The balloon lifted off the ground at dawn, the peaceful silence interrupted intermittently by a blast of noise and a wave of heat from the gas jets filling the huge tear drop above us. We were headed for the Valley of the Kings.
We didn't get there. We had signed up for a balloon ride over the Valley of the Kings, where tombs of the pharoahs and other nobles are buried. But on the day of our adventure, the wind had other ideas. And none of the best-laid plans of ours were going to change that.
It was a glorious experience nonetheless. We glided over the monumental and the ordinary. Over the Temple of Hatshepsut and over little villages. Other balloons rose and floated along with us. We soared over little domed mosques and cemeteries that looked like archaeological digs.
I was reminded of this after coming across an MSNBC article from last June on the "coolest, most exotic" balloon adventures.
Occasionally in the past, I'd been tempted to try ballooning. I had read about excursions in nearby Virginia, but never felt motivated to spend the money. At the International Balloon Fiesta in Albuquerque, New Mexico, I was awed by the array of balloons in the air at sunrise. But that was thrilling enough. The sights were available from the ground.
In Egypt, however, it felt like a once-in-a-lifetime adventure. And, being in a group provided ease--just sign up on a sheet of paper--and a bit of peer pressure. (What if everyone ended up talking about their fantastic adventure and I hadn't gone?)
Having done ballooning for the first time over amazing, unique sights, I realize the view is as important as the ballooning itself. If I were to do it again, it wouldn't be for the floating, which was lovely, but for a chance to see something I couldn't see any other way. Or, something that was worth seeing from every angle.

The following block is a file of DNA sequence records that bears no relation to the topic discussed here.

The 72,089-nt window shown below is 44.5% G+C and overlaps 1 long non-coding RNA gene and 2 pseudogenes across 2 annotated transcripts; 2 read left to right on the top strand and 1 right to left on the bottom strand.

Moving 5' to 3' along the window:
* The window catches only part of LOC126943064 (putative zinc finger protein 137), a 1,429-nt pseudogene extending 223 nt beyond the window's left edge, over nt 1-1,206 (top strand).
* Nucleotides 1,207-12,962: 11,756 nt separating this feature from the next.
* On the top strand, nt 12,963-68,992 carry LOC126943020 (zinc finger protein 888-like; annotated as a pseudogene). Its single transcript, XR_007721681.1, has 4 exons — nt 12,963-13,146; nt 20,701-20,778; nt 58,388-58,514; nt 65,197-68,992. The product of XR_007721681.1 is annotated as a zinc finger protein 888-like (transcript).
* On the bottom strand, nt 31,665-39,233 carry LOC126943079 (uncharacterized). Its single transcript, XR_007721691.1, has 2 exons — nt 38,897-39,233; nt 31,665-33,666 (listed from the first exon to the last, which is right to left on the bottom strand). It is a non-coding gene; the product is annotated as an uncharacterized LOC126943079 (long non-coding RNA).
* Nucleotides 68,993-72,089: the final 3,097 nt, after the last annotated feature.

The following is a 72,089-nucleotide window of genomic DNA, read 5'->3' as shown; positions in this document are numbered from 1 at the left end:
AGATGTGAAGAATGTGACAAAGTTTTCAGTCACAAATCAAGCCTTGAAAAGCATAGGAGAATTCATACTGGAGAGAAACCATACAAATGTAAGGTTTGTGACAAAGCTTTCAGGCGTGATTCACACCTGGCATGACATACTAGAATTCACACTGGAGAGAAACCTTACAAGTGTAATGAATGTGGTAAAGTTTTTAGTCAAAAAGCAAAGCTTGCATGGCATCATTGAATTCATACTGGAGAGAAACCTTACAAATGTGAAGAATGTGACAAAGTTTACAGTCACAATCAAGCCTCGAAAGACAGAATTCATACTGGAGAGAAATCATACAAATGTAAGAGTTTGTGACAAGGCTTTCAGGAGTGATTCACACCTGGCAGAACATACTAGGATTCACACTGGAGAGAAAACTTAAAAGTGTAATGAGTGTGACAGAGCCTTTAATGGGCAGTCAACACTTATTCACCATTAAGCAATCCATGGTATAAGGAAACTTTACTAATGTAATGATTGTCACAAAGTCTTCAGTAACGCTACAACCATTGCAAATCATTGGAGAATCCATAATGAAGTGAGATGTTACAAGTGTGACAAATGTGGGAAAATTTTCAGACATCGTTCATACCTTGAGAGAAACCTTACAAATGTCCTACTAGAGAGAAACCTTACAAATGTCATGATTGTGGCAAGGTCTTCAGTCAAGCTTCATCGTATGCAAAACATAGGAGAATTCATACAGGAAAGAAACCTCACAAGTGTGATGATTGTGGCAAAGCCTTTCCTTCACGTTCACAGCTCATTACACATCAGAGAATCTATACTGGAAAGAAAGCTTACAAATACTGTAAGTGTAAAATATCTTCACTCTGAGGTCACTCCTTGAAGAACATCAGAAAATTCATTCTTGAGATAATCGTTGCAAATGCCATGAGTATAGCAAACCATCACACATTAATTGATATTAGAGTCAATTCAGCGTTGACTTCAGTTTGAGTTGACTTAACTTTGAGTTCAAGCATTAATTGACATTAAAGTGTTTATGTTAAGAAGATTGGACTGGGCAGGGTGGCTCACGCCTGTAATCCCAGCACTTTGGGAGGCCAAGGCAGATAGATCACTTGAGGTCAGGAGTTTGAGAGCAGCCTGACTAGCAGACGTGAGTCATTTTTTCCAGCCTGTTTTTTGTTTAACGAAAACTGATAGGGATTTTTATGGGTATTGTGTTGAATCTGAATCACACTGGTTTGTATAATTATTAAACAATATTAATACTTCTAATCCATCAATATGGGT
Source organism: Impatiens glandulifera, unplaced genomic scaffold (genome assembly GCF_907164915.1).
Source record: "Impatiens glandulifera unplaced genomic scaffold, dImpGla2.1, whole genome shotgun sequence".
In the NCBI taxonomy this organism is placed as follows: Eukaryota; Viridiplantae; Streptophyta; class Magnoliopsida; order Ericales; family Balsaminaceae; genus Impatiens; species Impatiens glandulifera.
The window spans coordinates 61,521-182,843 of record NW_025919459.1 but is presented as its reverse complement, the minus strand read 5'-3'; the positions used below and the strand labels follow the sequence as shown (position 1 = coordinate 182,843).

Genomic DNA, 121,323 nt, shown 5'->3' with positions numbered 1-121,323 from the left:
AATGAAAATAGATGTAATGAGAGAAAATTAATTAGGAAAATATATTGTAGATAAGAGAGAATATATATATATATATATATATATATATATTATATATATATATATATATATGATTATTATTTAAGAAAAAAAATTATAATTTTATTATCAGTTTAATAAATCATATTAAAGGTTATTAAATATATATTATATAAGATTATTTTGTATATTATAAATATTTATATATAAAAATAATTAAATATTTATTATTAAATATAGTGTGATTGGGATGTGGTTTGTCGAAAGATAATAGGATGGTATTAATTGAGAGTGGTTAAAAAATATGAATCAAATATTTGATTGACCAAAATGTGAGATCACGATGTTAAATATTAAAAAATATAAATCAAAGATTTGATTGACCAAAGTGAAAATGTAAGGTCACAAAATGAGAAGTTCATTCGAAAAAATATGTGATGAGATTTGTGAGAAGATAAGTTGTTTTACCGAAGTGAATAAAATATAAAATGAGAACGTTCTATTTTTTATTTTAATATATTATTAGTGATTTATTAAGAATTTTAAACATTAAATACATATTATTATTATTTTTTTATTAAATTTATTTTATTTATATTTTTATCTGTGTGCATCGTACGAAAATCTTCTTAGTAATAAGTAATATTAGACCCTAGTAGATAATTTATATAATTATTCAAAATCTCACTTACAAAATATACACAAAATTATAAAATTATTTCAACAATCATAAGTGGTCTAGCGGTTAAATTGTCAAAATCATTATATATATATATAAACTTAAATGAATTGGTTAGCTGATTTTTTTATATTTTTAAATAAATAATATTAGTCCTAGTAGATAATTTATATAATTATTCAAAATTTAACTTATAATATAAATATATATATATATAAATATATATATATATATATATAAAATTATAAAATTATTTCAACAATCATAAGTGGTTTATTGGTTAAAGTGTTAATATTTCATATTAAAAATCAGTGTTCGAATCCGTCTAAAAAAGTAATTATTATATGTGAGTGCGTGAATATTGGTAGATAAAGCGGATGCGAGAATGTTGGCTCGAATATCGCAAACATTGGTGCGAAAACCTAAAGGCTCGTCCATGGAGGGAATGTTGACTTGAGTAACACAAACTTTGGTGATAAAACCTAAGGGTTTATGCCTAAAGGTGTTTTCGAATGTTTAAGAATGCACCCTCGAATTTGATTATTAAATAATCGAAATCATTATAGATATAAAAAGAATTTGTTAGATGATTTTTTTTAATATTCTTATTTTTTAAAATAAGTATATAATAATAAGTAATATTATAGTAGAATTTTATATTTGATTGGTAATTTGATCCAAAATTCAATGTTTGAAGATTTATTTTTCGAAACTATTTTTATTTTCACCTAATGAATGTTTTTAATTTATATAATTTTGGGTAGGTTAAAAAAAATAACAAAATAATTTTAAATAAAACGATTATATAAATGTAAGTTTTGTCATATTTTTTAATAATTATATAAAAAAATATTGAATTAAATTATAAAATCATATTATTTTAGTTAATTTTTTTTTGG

For instance, Serendipity Adventures, mentioned in the MSNBC piece, takes you over an area where monkeys, sloths and toucans cavort. Or perch. The area can't be accessed on foot so ballooning is the ticket in.
Buddy Bombard's Europe puts guests up at chateaus and afternoon balloon rides take them over castles and vineyards.
As for the ride itself, I was expecting a basket like the one that held Dorothy and Toto. I'd seen small ones like that in Albuquerque. But ours held, get this, 24 people. In four compartments. I was glad I was with people I'd gotten to know for a few days. Because we were crammed in as tight as rush-hour train riders.
The "captain" did a great job of slowly turning the balloon 360 degrees over and over so everyone could see everything on all sides. I held tight to my camera and snapped away. (Although I DID drop a pen cap and had visions of an Egyptian kid finding it on his roof, a la the Coke bottle in "The Gods Must Be Crazy.")
When it was time to land, we had to get into the landing position we'd been taught, which consisted of holding onto handles on the side of the basket and squatting low. Again, I was glad the woman I was pretty much sitting on at that point was no longer a stranger.
The Egyptian captain yukked it up for us Americans, saying that an American landing would be a bit bumpy, touching the ground a couple of times like on camel humps before stopping. A British landing would be harsh, the basket hitting the ground hard.
But lucky us, we got a perfectly smooth, gentle touch down. Yes, a nice, "Egyptian" landing. So our captain, Mohamed, decreed.
Photos: Ellen Perlman